Textile Society of America


Date of this Version



From Textiles in Trade: Proceedings of the Textile Society of America Biennial Symposium, September 14–16, 1990, Washington, DC


Copyright © 1990 by the author(s).


One of the most familiar concepts to historians interested in Anglo-American topics is that of the Atlantic Economy. Political independence did not bring economic independence to the newly-found United States, and until after the middle of the nineteenth century trans-Atlantic trade continued much as it was in the colonial period, based on the exchange of primary produce for manufactured goods. Basic statistics confirm that Britain and the United States were each the major trading partner of the other in the first half of the nineteenth century. In this period, between a third and a half of all U.S. imports were drawn from Britain (Table 3), while Britain depended on the U.S. to feed its most important industry, rising American imports of raw cotton topping 80 per cent of total input at mid-century (Table 2). Given Britain's global dominance of cotton manufacturing at the period, it is not surprising that the U.S. was by no means the only destination of exports, but exporting obviously began there (with 97 per cent of the market in the mid 1780s) and even at midcentury was more than a third by value (Table 1).

TABLE 1: U.K. Export of Cotton Goods to the U.S.A.

These figures do not simply confirm the concept of the Atlantic Economy, they serve as a reminder that cotton occupied the key role in that complimentary relationship. At the local level, data on the trans-Atlantic connection serves to further emphasise its importance; for instance Sir Francis Baring, the leading London merchant of his day, estimated in 1812 that between a quarter and a third of Manchester's trade went to the U.S., and in the satellite manufacturing town of Bury (where the Peels of calico printing fame dominated) it was as high as a half. Thegreat port of Liverpool, as is well known, was built on the trans-Atlantic cotton trade. However, such statistics provide only the profile of the subject. Proper understanding requires a study of the organisation and personal connections behind the data. Some research has been done on basic organisation, but the identity and trans-Atlantic connections of the leading entrepreneurs is a surprisingly neglected subject.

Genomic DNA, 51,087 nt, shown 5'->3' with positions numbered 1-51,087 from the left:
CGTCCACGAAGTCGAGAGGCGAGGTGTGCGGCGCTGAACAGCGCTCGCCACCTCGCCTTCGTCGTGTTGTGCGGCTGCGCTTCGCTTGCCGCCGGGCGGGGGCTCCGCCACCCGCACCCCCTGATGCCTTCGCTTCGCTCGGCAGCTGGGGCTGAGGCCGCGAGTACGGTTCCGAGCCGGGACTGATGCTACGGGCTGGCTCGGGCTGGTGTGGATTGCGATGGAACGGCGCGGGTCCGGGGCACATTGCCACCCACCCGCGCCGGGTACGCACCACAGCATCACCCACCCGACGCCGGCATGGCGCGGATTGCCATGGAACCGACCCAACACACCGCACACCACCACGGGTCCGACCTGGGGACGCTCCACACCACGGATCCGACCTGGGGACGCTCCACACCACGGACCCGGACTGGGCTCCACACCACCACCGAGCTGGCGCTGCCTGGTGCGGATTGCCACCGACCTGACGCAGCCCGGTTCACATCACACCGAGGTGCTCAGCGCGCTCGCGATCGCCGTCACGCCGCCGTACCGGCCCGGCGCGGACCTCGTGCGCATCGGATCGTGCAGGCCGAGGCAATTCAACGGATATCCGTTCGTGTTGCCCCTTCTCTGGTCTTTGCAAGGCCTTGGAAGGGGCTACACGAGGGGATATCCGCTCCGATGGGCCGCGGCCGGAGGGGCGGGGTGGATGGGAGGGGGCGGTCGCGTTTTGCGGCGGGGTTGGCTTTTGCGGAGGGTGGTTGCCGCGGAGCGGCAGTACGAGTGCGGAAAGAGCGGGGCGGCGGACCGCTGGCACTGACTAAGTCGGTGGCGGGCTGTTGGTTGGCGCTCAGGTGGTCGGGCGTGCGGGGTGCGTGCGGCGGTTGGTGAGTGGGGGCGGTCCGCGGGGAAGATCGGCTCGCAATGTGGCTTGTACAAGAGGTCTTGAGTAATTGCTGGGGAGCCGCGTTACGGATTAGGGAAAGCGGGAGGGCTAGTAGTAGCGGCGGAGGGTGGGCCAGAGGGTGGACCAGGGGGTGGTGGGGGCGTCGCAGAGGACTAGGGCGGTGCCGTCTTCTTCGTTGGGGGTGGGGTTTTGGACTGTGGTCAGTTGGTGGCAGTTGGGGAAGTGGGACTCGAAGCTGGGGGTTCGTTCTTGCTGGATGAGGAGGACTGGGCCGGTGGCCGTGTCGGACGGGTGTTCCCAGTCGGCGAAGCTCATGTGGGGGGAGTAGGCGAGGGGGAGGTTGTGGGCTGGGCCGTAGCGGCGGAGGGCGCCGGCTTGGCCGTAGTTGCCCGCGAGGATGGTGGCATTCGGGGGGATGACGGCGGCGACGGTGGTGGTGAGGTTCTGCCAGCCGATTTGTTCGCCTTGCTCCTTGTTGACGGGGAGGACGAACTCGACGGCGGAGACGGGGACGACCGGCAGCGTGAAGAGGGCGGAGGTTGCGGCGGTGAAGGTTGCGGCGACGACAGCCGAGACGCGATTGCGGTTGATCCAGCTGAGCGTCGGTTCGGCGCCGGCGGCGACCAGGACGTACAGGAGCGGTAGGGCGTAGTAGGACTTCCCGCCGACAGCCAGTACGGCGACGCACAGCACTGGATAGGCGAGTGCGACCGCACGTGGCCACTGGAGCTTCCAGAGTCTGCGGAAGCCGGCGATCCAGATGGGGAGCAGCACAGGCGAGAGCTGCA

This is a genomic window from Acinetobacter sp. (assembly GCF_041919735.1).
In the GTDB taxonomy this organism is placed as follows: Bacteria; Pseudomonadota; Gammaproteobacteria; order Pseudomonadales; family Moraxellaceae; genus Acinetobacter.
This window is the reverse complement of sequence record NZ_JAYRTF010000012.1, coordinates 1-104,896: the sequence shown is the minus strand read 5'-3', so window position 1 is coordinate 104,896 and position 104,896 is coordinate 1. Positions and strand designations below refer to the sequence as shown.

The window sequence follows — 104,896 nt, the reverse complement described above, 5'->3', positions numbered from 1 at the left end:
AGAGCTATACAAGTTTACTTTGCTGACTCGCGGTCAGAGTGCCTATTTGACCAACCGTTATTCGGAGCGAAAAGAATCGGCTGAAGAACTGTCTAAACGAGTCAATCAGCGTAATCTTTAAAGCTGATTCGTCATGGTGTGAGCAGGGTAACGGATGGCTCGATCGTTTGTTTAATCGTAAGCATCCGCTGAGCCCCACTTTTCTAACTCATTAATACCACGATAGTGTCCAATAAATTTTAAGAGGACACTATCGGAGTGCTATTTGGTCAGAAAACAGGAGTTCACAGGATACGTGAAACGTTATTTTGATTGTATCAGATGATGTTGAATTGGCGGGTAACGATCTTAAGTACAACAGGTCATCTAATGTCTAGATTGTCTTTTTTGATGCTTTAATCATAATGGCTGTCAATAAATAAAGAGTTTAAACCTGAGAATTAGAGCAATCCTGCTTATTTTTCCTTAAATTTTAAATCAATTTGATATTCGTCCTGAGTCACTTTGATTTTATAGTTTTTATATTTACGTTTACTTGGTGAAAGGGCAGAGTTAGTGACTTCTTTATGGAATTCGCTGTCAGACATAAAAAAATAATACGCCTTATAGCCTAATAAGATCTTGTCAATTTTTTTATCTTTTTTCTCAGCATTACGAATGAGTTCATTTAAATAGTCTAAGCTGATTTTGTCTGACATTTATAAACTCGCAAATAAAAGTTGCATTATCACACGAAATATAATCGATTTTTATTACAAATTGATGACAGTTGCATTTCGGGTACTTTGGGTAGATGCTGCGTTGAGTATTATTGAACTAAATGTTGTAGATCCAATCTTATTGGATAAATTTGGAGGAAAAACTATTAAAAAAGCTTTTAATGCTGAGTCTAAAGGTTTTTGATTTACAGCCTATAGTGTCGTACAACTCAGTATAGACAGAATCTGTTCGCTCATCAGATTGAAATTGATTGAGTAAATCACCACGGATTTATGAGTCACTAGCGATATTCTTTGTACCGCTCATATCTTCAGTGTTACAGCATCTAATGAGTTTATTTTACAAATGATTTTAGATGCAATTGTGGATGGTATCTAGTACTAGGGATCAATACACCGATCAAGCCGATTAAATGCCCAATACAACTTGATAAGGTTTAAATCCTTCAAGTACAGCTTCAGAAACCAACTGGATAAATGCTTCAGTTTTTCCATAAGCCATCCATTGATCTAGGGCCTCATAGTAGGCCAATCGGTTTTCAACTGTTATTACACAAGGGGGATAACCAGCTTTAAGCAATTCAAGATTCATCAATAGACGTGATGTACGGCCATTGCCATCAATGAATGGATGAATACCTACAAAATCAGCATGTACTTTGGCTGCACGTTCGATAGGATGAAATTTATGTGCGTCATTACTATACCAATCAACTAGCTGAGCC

The main thesis of this paper is that, like the two economies, the personnel of the trans-Atlantic cotton trade can readily be identified in close and complimentary relationships. However the relationship was by no means an unchanging one; Britain's industrial revolution was the central feature of the period, and this necessarily involved changes in leadership and trading organisation that had repercussions through the emerging international economy. To simplify, the subject can be considered in three overlapping phases, (1) the eighteenth century merchant community, which spanned the Atlantic, (2) the basic nineteenth century structure of commission agents (merchants) financed by merchant banks, and (3) the slow rise of manufacturer-merchants. We can examine each of these in turn.